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Position of creditors

Forms of security

What are the main forms of security over moveable and immoveable property and how are they given legal effect?

The most common forms of security are mortgages and fixed and/or floating charges. 

A ‘mortgage’ is a transfer of title to an asset, subject to a right of re-transfer (known as the ‘equity of redemption’). A mortgage must be in writing and executed as a deed, and is subject to certain registration requirements. If these are not met, the mortgage may be void.

A ‘fixed charge’ involves no transfer of legal or beneficial title, but is an encumbrance on an asset. A fixed charge is created over an ascertainable asset, over which the lender will have a degree of control (eg, a right to consent before the asset is sold). 

A ‘floating charge’ is an encumbrance over an asset which may change from time to time (eg, cash in a fund or stock) and over which the lender does not have the same control as a fixed charge.

All floating charges and most mortgages and fixed charges (depending on the asset being secured) must be registered with the registrar of companies within 21 days, failing which they will be void. Certain exceptions apply, including for security taken over financial collateral.

Ranking of creditors

How are creditors’ claims ranked in insolvency proceedings?

A combination of domestic legislation and common law establishes a hierarchy or ‘waterfall’ of claims. A key principle underlying insolvency law in England and Wales is that debts rank pari passu – or equally among themselves, according to their priority.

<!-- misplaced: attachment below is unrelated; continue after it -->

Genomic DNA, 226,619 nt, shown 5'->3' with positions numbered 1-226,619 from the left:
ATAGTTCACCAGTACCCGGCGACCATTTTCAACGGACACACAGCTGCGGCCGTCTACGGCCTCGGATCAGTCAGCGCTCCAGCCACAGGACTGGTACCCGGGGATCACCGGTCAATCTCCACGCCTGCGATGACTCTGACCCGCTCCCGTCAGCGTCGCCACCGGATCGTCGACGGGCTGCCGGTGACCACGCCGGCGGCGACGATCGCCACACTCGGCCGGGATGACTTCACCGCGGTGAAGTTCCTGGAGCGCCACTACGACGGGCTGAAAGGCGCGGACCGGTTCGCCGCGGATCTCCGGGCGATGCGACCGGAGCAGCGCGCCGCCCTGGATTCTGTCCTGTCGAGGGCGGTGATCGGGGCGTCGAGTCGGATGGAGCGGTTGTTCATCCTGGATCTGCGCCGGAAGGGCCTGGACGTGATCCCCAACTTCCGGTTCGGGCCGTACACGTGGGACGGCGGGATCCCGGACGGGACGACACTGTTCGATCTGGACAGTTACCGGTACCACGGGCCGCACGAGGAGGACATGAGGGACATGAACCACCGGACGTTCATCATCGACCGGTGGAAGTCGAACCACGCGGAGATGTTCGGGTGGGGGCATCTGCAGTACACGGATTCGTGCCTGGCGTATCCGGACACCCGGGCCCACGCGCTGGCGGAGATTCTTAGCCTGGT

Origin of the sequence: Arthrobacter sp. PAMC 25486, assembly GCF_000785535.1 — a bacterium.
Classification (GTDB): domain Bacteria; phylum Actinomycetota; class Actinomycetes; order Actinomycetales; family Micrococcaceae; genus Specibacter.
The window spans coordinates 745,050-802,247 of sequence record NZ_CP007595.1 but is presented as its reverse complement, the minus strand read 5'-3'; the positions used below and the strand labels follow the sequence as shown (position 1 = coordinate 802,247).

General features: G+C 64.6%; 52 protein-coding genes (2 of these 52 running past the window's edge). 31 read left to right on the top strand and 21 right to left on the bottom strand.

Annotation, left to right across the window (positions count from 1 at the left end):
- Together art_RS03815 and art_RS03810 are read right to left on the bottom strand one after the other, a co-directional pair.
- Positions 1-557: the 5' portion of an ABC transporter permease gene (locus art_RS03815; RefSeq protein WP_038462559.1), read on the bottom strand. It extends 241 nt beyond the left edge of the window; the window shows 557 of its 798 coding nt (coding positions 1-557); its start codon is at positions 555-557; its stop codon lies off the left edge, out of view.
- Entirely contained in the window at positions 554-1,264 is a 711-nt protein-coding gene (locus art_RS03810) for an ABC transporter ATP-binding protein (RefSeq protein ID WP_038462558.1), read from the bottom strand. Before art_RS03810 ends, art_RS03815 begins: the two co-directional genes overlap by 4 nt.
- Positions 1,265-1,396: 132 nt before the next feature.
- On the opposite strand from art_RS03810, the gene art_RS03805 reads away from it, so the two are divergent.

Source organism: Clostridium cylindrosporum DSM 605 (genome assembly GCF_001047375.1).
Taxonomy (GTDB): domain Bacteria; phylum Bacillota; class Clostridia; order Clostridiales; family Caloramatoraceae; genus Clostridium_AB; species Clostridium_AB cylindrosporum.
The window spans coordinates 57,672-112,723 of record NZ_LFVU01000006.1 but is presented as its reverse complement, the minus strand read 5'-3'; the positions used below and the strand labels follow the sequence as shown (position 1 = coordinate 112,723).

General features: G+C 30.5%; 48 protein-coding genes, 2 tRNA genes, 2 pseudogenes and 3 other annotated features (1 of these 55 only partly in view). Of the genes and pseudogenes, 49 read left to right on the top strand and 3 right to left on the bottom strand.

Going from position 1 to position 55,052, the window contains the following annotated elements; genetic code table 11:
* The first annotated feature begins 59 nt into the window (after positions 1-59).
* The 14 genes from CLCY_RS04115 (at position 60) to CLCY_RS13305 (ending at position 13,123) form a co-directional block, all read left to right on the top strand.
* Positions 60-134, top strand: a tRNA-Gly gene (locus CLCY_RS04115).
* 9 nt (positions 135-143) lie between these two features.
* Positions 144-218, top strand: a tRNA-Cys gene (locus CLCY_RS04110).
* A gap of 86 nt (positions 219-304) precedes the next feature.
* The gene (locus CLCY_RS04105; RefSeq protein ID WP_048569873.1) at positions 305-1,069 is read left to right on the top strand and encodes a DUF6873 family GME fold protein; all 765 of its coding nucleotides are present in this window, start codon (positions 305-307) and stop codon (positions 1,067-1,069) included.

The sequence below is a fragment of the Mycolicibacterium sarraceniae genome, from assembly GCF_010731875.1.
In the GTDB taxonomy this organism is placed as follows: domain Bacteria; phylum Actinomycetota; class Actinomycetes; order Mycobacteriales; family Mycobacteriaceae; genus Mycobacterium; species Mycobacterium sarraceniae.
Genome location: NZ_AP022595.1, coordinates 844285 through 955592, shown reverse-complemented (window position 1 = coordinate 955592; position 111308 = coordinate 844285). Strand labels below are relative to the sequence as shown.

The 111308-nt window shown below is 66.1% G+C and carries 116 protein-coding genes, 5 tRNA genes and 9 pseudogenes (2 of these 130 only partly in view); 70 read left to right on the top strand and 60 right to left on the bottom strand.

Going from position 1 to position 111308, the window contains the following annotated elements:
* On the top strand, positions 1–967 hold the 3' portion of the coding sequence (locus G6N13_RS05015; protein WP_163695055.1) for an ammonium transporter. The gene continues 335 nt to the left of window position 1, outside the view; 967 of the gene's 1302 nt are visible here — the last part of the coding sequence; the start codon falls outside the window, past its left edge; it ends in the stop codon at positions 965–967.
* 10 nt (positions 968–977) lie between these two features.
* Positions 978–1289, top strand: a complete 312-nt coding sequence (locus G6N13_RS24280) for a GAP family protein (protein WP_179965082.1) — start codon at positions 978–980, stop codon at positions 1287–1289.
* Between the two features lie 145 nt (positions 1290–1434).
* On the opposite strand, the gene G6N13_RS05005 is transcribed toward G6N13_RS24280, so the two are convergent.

The order of priorities applicable in administration or liquidation is broadly as follows:

  • the liquidator’s or administrator’s costs and expenses of realising fixed charge assets;
  • the fixed charge holders (to the extent of their security);
  • the obligations incurred under new contracts and the pay of employees whose contracts have been adopted;
  • the general expenses and costs of administration;
  • preferential debts (these relate almost exclusively to employees’ rights);
  • the ‘prescribed part’ (ie, a certain amount of the proceeds of realising assets, subject to any floating charge which must be set aside to settle the claims of unsecured creditors. Currently set at 50% of the first £10,000, plus 20% of anything thereafter, subject to a cap of £600,000;
  • the claims of floating charge holders (to the extent of their security);
  • the claims of unsecured creditors (that remain after payment of the prescribed part);
  • interest accrued on unsecured debts since commencement of the process; and
  • the claims of shareholders.

Can this ranking be amended in any way?

Yes. Parties commonly agree in subordination or inter-creditor agreements that debts that would otherwise rank pari passu may be subordinated to one another.

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